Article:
Will he stay the same, improve, or with another year, maybe deteriorate even more for 2019. Bellichick might be able to carry him again but it might be even harder.


They just stick to their formula that works for them. Why wouldn't they ? Brady's SB performance was ordinary by his standards. Lots of wayward throws. The best playoff team but they didn't look so great throughout the season. Took them almost a whole game to score a TD and a running back ran the ball in from a few yards out. The Patriots success is a bit of a mystery but they are in the right group to succeed but without the superstars other teams have, it points more and more to Bill B being the real difference although their OC also has to take some credit this year. Brady sticks to the script and obviously knows Edelman and Gronk inside out. There was really only one or two plays in the game that won it for them. They could win again next year but it's getting frustrating to watch. The Falcons SB was a horror for non Patriot fans.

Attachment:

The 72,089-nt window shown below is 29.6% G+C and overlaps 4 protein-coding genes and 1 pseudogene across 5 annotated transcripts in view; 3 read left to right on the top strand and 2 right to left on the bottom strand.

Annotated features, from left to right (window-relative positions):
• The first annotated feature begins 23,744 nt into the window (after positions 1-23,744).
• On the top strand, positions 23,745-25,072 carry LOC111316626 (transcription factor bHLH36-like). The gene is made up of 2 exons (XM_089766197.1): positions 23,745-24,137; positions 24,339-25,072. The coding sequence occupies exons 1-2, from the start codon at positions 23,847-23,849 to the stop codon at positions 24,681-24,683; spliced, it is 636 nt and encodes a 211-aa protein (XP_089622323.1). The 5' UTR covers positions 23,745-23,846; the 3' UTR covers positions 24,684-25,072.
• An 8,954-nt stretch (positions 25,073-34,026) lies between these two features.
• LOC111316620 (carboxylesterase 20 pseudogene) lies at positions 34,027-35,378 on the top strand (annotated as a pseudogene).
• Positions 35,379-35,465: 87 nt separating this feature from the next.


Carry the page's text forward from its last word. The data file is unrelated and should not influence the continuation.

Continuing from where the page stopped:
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Re: Re:

07 Feb 2019 13:55

Koronin wrote:
King Boonen wrote:
on3m@n@rmy wrote:Agree there's no way to know. But the thing is nobody wants an opportunity taken away by bad officiating. Nobody wants bad officiating possibly affecting outcomes. It's not so much about knowing as it is about what's right.


Where do you stop though? On the BBC video about the call either Osi or Jason pointed out that calls are missed all the time. They said there's holding on pretty much every play that could be called. If you allow challenges for everything then the game may suddenly become unmanageable. Of course, players will have to adjust, but it could certainly change the character of many sports.